Larger grain borer

Prostephanus truncatus (Horn)


Primary pest; Grain feeder
Order: Coleoptera
Family: Bostrichidae
Acronym: PTR


  • Adults are black or brown and cylindrical in shape, heads face down.
  • Adults are slightly larger (3 to 4 mm) than the lesser grain borer.
  • Posterior end of the elytra slope back with two strong lateral ridges with sharp edged corners.
  • Larvae are grub-like with poorly formed legs and are less mobile as they mature.


Similar species

  • Lesser grain borer (Rhyzopertha dominica)
  • Ghoon beetles (Dinoderus species) – not found in Canada

Commodities affected

  • Primarily affects maize
  • Also affects dried root crops, bamboo, rattan, cassava, wheat, sorghum, dried sweet potato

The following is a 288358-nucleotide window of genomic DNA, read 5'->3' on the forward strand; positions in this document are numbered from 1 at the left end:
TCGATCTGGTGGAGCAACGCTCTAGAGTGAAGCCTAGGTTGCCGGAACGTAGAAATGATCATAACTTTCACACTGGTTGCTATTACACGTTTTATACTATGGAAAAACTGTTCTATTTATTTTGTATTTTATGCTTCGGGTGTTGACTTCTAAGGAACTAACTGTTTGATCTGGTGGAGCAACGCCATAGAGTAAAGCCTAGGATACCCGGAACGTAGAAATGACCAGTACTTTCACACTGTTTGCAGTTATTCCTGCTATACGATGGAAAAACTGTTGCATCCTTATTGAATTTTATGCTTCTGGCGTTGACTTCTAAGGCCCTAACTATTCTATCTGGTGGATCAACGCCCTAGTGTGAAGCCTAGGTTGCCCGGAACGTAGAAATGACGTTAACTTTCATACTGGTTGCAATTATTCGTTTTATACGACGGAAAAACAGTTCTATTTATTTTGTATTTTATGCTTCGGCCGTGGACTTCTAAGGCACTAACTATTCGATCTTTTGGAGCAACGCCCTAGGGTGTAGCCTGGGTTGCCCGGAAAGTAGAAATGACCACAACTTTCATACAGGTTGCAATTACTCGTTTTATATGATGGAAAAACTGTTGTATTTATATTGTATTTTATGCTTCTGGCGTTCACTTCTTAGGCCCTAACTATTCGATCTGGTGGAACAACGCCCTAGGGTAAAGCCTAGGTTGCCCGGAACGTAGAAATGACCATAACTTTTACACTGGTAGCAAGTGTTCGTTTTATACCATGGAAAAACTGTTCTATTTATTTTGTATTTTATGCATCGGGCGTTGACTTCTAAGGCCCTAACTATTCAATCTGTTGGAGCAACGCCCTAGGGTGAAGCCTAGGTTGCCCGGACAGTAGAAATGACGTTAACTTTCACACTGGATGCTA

• Will bore into, but does not feed on, cowpea, cocoa, haricot, coffee, rice

Signs of infestation

  • Characteristic damage is extensive tunneling.
  • Readily visible holes are bored in seeds.
  • Copious amounts of flour are produced.


  • Damage is distinctive and heavy.
  • Adults burrow extensively leaving tunnels and irregular shaped holes.
  • Feeding produces large quantities of flour.
  • Larval feeding and burrowing contributes further to adult damage.

How to control

Geographic range

  • Is distributed throughout tropics but not established in Canada

Where found

  • Is very tolerant of hot conditions and dry grain
  • Can establish where maize (corn) is stored on the cob and infestation can occur prior to harvest

Life history

  • Females lay eggs singly or in batches in or near food.
  • Newly hatched larvae bore into grains or feed on damaged grain and flour produced by adult feeding.
  • Larvae can successfully develop within a single seed.

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